New legal precedents need to be established to make mandated shunning a human rights violation
The current legal precedent
The current precedent varies from country to country, and legal system to legal system. However, at the heart of every democratic legal system, mandated shunning violates many of the principles found in the Declaration of Human Rights and it is an inciting-to-hate and a hate crime because:
- it falls within the scope of and is a form of "bullying" - organizational bullying - which is a recognised hate crime
- ostracism/shunning is accepted and recognised as one of the worst kinds of bullying. (Kipling Williams, a world-renowned expert on ostracism at Purdue University, reports about shunning and bullying: "Both are used for the same purpose - To hurt another person.")
The current legal shortfall
The problem with the current legal precedent (and the reason we are trying to get shunning recognised as a specific hate crime) is that bullying falls under multiple separate laws, specific to each country or even region. For example:
- In the UK, bullying does not have a dedicated status as a crime. Still, bullying in business or by individuals is a legal issue. Legal instruments can be brought into play when there is a failure to prevent harm. For example, The Education Act 2002 Section 175 covers safeguarding in schools, while the Malicious Communications Act 1988 and the Protection from Harassment Act 1997 cover cyberbullying and harassment, respectively.
- In the United States, bullying is handled by state legislation and not federal, meaning prosecution varies from state to state.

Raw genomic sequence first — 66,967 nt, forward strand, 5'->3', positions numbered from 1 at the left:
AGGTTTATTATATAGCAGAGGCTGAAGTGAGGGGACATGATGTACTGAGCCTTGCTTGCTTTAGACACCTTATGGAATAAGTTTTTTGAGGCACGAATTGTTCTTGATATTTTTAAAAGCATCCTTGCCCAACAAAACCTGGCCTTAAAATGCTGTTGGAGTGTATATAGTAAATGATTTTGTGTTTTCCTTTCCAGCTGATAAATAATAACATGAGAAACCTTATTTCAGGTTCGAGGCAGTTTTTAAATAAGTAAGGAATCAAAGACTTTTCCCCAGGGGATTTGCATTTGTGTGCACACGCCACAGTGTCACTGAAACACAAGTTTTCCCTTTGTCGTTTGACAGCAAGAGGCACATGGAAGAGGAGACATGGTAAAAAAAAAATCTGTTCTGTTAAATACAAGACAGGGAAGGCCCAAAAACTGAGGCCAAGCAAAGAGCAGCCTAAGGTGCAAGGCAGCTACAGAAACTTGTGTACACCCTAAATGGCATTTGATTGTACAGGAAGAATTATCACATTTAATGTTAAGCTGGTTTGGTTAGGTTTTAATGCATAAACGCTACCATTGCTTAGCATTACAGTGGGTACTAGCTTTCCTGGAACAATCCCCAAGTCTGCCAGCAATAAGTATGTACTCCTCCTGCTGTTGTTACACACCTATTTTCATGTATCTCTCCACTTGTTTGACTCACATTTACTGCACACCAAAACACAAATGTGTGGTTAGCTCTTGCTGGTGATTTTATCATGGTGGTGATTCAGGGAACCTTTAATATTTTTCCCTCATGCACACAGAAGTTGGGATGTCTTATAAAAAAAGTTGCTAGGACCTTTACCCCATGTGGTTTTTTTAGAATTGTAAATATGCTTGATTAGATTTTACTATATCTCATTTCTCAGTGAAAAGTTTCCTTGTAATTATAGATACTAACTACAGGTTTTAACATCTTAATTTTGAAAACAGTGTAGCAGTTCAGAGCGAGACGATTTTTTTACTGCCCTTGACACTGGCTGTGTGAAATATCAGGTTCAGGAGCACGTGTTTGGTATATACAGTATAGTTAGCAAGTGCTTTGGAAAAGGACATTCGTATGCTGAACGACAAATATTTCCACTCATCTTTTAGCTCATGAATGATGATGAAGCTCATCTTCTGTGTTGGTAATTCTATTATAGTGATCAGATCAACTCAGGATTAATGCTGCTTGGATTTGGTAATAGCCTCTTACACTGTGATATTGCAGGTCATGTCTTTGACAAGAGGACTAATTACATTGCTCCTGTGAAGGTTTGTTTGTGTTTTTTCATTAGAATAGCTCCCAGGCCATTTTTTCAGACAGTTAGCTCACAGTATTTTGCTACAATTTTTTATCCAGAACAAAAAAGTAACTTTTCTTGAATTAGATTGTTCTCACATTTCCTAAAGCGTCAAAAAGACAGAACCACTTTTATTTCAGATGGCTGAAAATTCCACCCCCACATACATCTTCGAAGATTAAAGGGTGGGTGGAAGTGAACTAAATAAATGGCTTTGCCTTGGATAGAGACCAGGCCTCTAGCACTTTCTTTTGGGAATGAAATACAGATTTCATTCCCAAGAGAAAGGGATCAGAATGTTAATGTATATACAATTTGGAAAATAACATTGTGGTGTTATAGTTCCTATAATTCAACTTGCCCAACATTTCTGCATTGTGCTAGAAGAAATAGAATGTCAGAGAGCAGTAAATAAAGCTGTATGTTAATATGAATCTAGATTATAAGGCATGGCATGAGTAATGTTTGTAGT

- In Australia, there is Brodie's Law which came into effect in 2011 following a tragic childhood suicide, which makes bullying an explicit crime.
These frameworks have supported successful criminal prosecutions for bullying, but success varies on a case-by-case basis. There is yet to be an accepted legal precedent. Most countries have not had a criminal case brought forward specifically for ostracism/mandated shunning. That said, it is possible to prosecute bullying in the courts as it abuses human rights.
Our ultimate goal is to see legal precedent established that ensures mandated shunning is treated as a hate crime, by funding international legal cases that highlight the issue and get it enshrined and enforced in law. We already have a major case in the Belgium Supreme Court. If successful, this will set the necessary precedent for prosecutions of high-control groups for mandated shunning.
In Norway, one high-control group was accused and found guilty of human rights violations related to mandated shunning. Because of it, the group had its registration revoked as a religious community and will no longer receive an annual allotment of 1.5 million dollars from the government, which went into effect on January 1, 2021. The group - Jehovah's Witnesses - appealed the verdict and lost in a June 30, 2023 ruling. They are still in violation of Section 6 of the Religious Communities Act, which states, “If a faith or belief community, or individuals acting on behalf of the community, use violence or coercion, make threats, violate children's rights, violate statutory prohibitions on discrimination or in other ways seriously violate the rights and freedoms of others, the community may be denied a grant or the grant may be curtailed."
In Switzerland the practice of shunning (ostracism) exists and is at least to some extent has been found to be a violation of human rights. Shunning can be understood as prescribed bullying and violates the integrity and implicit freedom of belief and conscience of the persons concerned. Children and young people too are affected by shunning. Children experience severe fear due to this religious practice.
For more details about the legal situation and successful cases in Switzerland check JZHelp.
In Germany the courts found that the consistent abstention from participation in political public life is to be considered an aggressive alienation from society. So are the recommendations to refrain from contact with former members, the refusal of blood transfusions and various festivities. The court went further and acknowledged that Jehovah’s Witnesses are to be considered overall as a movement that disregards fundamental human rights. People who do not belong to their belief system are classified as fundamentally “evil” and are looked down upon. For more details about the legal situation and successful cases in Germany check JZHelp.